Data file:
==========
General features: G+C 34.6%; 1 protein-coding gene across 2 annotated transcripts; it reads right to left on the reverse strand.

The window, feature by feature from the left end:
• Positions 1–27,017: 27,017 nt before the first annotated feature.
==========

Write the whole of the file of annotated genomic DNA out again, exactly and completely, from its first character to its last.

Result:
General features: G+C 34.6%; 1 protein-coding gene across 2 annotated transcripts; it reads right to left on the reverse strand.

The window, feature by feature from the left end:
• Positions 1–27,017: 27,017 nt before the first annotated feature.